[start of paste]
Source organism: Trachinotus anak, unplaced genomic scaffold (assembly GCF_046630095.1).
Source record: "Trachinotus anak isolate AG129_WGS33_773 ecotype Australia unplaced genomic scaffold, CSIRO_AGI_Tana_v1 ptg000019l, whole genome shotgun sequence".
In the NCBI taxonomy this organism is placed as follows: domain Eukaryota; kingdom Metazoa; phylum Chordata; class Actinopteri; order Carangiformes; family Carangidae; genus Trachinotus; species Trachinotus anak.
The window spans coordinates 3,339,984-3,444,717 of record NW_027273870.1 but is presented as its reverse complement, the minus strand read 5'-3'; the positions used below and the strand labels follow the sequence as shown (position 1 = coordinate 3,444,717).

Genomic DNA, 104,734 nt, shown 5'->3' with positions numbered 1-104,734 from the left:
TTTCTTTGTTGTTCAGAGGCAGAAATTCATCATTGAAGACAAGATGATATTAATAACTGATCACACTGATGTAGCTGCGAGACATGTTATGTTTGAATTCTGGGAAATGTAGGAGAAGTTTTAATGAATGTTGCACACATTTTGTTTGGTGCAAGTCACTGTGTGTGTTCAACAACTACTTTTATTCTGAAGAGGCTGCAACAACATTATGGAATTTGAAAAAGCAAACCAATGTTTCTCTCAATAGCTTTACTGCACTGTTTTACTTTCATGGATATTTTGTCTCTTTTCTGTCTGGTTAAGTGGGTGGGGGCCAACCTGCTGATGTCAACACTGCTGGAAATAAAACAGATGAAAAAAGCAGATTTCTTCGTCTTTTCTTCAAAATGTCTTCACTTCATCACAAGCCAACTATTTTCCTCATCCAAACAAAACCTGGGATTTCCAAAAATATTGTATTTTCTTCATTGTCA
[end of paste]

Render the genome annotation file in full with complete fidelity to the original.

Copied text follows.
Source organism: Trachinotus anak, unplaced genomic scaffold (assembly GCF_046630095.1).
Source record: "Trachinotus anak isolate AG129_WGS33_773 ecotype Australia unplaced genomic scaffold, CSIRO_AGI_Tana_v1 ptg000019l, whole genome shotgun sequence".
In the NCBI taxonomy this organism is placed as follows: domain Eukaryota; kingdom Metazoa; phylum Chordata; class Actinopteri; order Carangiformes; family Carangidae; genus Trachinotus; species Trachinotus anak.
The window spans coordinates 3,339,984-3,444,717 of record NW_027273870.1 but is presented as its reverse complement, the minus strand read 5'-3'; the positions used below and the strand labels follow the sequence as shown (position 1 = coordinate 3,444,717).

Genomic DNA, 104,734 nt, shown 5'->3' with positions numbered 1-104,734 from the left:
TTTCTTTGTTGTTCAGAGGCAGAAATTCATCATTGAAGACAAGATGATATTAATAACTGATCACACTGATGTAGCTGCGAGACATGTTATGTTTGAATTCTGGGAAATGTAGGAGAAGTTTTAATGAATGTTGCACACATTTTGTTTGGTGCAAGTCACTGTGTGTGTTCAACAACTACTTTTATTCTGAAGAGGCTGCAACAACATTATGGAATTTGAAAAAGCAAACCAATGTTTCTCTCAATAGCTTTACTGCACTGTTTTACTTTCATGGATATTTTGTCTCTTTTCTGTCTGGTTAAGTGGGTGGGGGCCAACCTGCTGATGTCAACACTGCTGGAAATAAAACAGATGAAAAAAGCAGATTTCTTCGTCTTTTCTTCAAAATGTCTTCACTTCATCACAAGCCAACTATTTTCCTCATCCAAACAAAACCTGGGATTTCCAAAAATATTGTATTTTCTTCATTGTCA